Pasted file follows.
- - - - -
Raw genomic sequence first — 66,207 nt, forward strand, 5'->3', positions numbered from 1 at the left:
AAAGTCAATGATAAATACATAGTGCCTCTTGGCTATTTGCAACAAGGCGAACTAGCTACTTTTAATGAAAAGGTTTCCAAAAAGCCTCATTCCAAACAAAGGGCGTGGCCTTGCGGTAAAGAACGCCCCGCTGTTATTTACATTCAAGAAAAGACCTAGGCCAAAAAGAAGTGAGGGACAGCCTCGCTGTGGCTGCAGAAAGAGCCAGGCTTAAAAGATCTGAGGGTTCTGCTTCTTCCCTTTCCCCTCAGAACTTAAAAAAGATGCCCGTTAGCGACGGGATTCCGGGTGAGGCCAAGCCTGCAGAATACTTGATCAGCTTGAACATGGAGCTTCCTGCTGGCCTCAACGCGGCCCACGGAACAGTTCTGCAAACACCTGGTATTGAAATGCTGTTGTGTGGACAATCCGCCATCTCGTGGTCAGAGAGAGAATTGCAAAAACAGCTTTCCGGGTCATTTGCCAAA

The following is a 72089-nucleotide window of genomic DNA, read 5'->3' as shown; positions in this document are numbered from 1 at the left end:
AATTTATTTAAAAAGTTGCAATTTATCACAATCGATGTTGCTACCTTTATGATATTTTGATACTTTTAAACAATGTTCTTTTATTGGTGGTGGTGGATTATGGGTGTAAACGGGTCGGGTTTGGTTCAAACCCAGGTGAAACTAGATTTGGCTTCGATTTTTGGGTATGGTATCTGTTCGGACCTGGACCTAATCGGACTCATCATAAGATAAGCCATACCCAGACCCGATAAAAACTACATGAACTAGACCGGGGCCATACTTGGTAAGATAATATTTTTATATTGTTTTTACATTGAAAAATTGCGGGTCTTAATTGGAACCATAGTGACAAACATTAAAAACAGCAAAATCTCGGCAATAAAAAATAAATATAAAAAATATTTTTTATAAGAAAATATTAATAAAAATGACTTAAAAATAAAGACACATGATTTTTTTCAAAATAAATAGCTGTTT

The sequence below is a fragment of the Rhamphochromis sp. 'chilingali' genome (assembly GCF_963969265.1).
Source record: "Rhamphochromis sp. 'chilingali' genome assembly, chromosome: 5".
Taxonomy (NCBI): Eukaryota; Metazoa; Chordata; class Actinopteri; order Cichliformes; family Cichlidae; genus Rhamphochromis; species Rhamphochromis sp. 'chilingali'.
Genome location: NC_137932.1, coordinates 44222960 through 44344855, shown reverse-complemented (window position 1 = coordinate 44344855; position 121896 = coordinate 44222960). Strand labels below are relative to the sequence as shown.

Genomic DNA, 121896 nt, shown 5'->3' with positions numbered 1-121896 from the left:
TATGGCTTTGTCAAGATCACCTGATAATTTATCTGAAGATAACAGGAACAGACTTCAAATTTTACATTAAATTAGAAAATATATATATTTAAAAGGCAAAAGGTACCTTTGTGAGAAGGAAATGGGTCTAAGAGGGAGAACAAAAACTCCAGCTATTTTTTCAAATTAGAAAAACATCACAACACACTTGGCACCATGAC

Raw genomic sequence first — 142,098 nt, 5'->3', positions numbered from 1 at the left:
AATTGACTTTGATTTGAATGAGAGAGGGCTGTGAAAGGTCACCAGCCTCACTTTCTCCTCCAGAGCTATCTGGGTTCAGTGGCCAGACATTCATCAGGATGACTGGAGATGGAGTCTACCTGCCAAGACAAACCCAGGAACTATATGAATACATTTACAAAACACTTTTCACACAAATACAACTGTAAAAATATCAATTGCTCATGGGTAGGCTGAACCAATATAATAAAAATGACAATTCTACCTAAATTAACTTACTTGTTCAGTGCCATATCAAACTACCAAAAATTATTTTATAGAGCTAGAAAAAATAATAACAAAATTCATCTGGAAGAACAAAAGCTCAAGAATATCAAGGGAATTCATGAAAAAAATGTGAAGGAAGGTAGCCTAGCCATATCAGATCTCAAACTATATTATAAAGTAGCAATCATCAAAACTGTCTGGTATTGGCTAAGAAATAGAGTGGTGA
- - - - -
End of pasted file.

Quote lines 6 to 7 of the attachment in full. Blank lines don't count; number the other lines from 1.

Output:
Source record: "Rhamphochromis sp. 'chilingali' genome assembly, chromosome: 5".
Taxonomy (NCBI): Eukaryota; Metazoa; Chordata; class Actinopteri; order Cichliformes; family Cichlidae; genus Rhamphochromis; species Rhamphochromis sp. 'chilingali'.